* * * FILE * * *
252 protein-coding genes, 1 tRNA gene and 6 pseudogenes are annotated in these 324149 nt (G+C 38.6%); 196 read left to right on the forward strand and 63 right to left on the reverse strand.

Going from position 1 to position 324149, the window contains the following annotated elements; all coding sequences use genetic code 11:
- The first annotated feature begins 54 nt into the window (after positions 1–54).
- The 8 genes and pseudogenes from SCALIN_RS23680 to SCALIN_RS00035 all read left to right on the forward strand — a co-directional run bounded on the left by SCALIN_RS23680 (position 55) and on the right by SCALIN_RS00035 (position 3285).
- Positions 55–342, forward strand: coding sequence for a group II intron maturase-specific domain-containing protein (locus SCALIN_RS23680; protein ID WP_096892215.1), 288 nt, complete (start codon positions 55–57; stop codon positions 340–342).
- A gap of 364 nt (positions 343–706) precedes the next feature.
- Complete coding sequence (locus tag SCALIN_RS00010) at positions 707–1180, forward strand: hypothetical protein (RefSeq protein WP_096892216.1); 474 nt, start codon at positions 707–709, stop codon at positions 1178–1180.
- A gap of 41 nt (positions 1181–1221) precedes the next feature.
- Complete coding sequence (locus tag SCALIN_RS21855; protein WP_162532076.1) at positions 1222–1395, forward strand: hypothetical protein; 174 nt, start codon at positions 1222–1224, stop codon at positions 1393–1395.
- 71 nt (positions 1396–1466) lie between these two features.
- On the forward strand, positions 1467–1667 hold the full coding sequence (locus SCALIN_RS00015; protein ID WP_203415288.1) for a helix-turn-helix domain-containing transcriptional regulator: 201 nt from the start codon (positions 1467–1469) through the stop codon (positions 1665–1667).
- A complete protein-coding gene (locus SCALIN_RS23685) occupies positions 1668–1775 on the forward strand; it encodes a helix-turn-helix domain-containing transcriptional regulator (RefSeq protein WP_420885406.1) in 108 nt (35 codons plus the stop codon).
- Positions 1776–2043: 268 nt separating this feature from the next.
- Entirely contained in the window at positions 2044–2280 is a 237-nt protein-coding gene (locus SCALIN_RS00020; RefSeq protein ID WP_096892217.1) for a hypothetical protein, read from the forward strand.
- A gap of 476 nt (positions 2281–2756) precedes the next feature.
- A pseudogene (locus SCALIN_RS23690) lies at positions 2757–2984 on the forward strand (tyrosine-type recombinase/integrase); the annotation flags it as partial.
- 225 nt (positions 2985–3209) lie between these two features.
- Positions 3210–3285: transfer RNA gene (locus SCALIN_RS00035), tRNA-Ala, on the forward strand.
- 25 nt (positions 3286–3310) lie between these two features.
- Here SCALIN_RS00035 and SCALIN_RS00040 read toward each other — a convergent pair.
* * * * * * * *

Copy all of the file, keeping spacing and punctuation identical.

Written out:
252 protein-coding genes, 1 tRNA gene and 6 pseudogenes are annotated in these 324149 nt (G+C 38.6%); 196 read left to right on the forward strand and 63 right to left on the reverse strand.

Going from position 1 to position 324149, the window contains the following annotated elements; all coding sequences use genetic code 11:
- The first annotated feature begins 54 nt into the window (after positions 1–54).
- The 8 genes and pseudogenes from SCALIN_RS23680 to SCALIN_RS00035 all read left to right on the forward strand — a co-directional run bounded on the left by SCALIN_RS23680 (position 55) and on the right by SCALIN_RS00035 (position 3285).
- Positions 55–342, forward strand: coding sequence for a group II intron maturase-specific domain-containing protein (locus SCALIN_RS23680; protein ID WP_096892215.1), 288 nt, complete (start codon positions 55–57; stop codon positions 340–342).
- A gap of 364 nt (positions 343–706) precedes the next feature.
- Complete coding sequence (locus tag SCALIN_RS00010) at positions 707–1180, forward strand: hypothetical protein (RefSeq protein WP_096892216.1); 474 nt, start codon at positions 707–709, stop codon at positions 1178–1180.
- A gap of 41 nt (positions 1181–1221) precedes the next feature.
- Complete coding sequence (locus tag SCALIN_RS21855; protein WP_162532076.1) at positions 1222–1395, forward strand: hypothetical protein; 174 nt, start codon at positions 1222–1224, stop codon at positions 1393–1395.
- 71 nt (positions 1396–1466) lie between these two features.
- On the forward strand, positions 1467–1667 hold the full coding sequence (locus SCALIN_RS00015; protein ID WP_203415288.1) for a helix-turn-helix domain-containing transcriptional regulator: 201 nt from the start codon (positions 1467–1469) through the stop codon (positions 1665–1667).
- A complete protein-coding gene (locus SCALIN_RS23685) occupies positions 1668–1775 on the forward strand; it encodes a helix-turn-helix domain-containing transcriptional regulator (RefSeq protein WP_420885406.1) in 108 nt (35 codons plus the stop codon).
- Positions 1776–2043: 268 nt separating this feature from the next.
- Entirely contained in the window at positions 2044–2280 is a 237-nt protein-coding gene (locus SCALIN_RS00020; RefSeq protein ID WP_096892217.1) for a hypothetical protein, read from the forward strand.
- A gap of 476 nt (positions 2281–2756) precedes the next feature.
- A pseudogene (locus SCALIN_RS23690) lies at positions 2757–2984 on the forward strand (tyrosine-type recombinase/integrase); the annotation flags it as partial.
- 225 nt (positions 2985–3209) lie between these two features.
- Positions 3210–3285: transfer RNA gene (locus SCALIN_RS00035), tRNA-Ala, on the forward strand.
- 25 nt (positions 3286–3310) lie between these two features.
- Here SCALIN_RS00035 and SCALIN_RS00040 read toward each other — a convergent pair.